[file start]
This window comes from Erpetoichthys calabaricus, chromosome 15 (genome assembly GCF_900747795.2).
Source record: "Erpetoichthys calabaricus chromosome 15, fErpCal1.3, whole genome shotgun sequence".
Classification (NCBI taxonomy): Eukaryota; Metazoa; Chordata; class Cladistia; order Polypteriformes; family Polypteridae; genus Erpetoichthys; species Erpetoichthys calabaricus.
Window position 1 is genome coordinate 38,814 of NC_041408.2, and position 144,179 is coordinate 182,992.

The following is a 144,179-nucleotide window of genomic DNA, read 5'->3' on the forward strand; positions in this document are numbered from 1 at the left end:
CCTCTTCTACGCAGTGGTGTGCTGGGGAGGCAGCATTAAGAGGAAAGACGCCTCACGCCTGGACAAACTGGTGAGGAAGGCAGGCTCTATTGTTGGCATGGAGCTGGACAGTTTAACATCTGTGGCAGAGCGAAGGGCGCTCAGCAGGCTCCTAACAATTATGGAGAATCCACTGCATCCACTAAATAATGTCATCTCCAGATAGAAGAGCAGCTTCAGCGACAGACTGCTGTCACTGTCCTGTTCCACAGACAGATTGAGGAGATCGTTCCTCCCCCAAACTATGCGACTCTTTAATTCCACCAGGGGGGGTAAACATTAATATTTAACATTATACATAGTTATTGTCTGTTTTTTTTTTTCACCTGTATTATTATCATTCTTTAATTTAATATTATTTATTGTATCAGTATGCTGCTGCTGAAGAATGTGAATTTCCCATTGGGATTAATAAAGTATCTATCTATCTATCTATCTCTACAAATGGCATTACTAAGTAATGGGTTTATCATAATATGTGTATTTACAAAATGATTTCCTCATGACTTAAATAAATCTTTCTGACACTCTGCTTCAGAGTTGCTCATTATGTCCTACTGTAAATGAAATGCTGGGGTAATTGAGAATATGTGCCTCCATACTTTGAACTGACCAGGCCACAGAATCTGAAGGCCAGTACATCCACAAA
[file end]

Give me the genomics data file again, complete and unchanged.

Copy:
This window comes from Erpetoichthys calabaricus, chromosome 15 (genome assembly GCF_900747795.2).
Source record: "Erpetoichthys calabaricus chromosome 15, fErpCal1.3, whole genome shotgun sequence".
Classification (NCBI taxonomy): Eukaryota; Metazoa; Chordata; class Cladistia; order Polypteriformes; family Polypteridae; genus Erpetoichthys; species Erpetoichthys calabaricus.
Window position 1 is genome coordinate 38,814 of NC_041408.2, and position 144,179 is coordinate 182,992.

The following is a 144,179-nucleotide window of genomic DNA, read 5'->3' on the forward strand; positions in this document are numbered from 1 at the left end:
CCTCTTCTACGCAGTGGTGTGCTGGGGAGGCAGCATTAAGAGGAAAGACGCCTCACGCCTGGACAAACTGGTGAGGAAGGCAGGCTCTATTGTTGGCATGGAGCTGGACAGTTTAACATCTGTGGCAGAGCGAAGGGCGCTCAGCAGGCTCCTAACAATTATGGAGAATCCACTGCATCCACTAAATAATGTCATCTCCAGATAGAAGAGCAGCTTCAGCGACAGACTGCTGTCACTGTCCTGTTCCACAGACAGATTGAGGAGATCGTTCCTCCCCCAAACTATGCGACTCTTTAATTCCACCAGGGGGGGTAAACATTAATATTTAACATTATACATAGTTATTGTCTGTTTTTTTTTTTCACCTGTATTATTATCATTCTTTAATTTAATATTATTTATTGTATCAGTATGCTGCTGCTGAAGAATGTGAATTTCCCATTGGGATTAATAAAGTATCTATCTATCTATCTATCTCTACAAATGGCATTACTAAGTAATGGGTTTATCATAATATGTGTATTTACAAAATGATTTCCTCATGACTTAAATAAATCTTTCTGACACTCTGCTTCAGAGTTGCTCATTATGTCCTACTGTAAATGAAATGCTGGGGTAATTGAGAATATGTGCCTCCATACTTTGAACTGACCAGGCCACAGAATCTGAAGGCCAGTACATCCACAAA